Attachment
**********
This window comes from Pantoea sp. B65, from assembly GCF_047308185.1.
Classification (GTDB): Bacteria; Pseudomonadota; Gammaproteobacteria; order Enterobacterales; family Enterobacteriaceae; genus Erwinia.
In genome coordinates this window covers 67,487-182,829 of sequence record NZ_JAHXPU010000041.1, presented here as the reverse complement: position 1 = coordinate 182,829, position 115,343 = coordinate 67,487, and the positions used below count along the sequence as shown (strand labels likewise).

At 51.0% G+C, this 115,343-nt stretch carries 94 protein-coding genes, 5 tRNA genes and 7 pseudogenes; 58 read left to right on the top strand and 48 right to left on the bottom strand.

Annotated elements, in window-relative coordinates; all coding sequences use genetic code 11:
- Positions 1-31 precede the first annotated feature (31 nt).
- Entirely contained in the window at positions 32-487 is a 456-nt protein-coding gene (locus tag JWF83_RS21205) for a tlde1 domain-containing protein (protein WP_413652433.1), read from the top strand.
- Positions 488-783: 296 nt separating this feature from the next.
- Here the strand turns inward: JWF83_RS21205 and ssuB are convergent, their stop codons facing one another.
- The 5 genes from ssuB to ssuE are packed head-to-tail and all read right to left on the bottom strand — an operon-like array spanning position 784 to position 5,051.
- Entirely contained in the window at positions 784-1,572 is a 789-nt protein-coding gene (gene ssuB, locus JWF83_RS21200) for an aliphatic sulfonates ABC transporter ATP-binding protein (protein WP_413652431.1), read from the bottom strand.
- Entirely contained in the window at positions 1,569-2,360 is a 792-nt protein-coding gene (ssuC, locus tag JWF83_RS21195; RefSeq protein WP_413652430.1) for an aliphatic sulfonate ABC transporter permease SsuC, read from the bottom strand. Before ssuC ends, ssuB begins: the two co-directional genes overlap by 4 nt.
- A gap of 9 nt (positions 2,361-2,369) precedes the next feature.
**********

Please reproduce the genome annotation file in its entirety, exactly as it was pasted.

This window comes from Pantoea sp. B65, from assembly GCF_047308185.1.
Classification (GTDB): Bacteria; Pseudomonadota; Gammaproteobacteria; order Enterobacterales; family Enterobacteriaceae; genus Erwinia.
In genome coordinates this window covers 67,487-182,829 of sequence record NZ_JAHXPU010000041.1, presented here as the reverse complement: position 1 = coordinate 182,829, position 115,343 = coordinate 67,487, and the positions used below count along the sequence as shown (strand labels likewise).

At 51.0% G+C, this 115,343-nt stretch carries 94 protein-coding genes, 5 tRNA genes and 7 pseudogenes; 58 read left to right on the top strand and 48 right to left on the bottom strand.

Annotated elements, in window-relative coordinates; all coding sequences use genetic code 11:
- Positions 1-31 precede the first annotated feature (31 nt).
- Entirely contained in the window at positions 32-487 is a 456-nt protein-coding gene (locus tag JWF83_RS21205) for a tlde1 domain-containing protein (protein WP_413652433.1), read from the top strand.
- Positions 488-783: 296 nt separating this feature from the next.
- Here the strand turns inward: JWF83_RS21205 and ssuB are convergent, their stop codons facing one another.
- The 5 genes from ssuB to ssuE are packed head-to-tail and all read right to left on the bottom strand — an operon-like array spanning position 784 to position 5,051.
- Entirely contained in the window at positions 784-1,572 is a 789-nt protein-coding gene (gene ssuB, locus JWF83_RS21200) for an aliphatic sulfonates ABC transporter ATP-binding protein (protein WP_413652431.1), read from the bottom strand.
- Entirely contained in the window at positions 1,569-2,360 is a 792-nt protein-coding gene (ssuC, locus tag JWF83_RS21195; RefSeq protein WP_413652430.1) for an aliphatic sulfonate ABC transporter permease SsuC, read from the bottom strand. Before ssuC ends, ssuB begins: the two co-directional genes overlap by 4 nt.
- A gap of 9 nt (positions 2,361-2,369) precedes the next feature.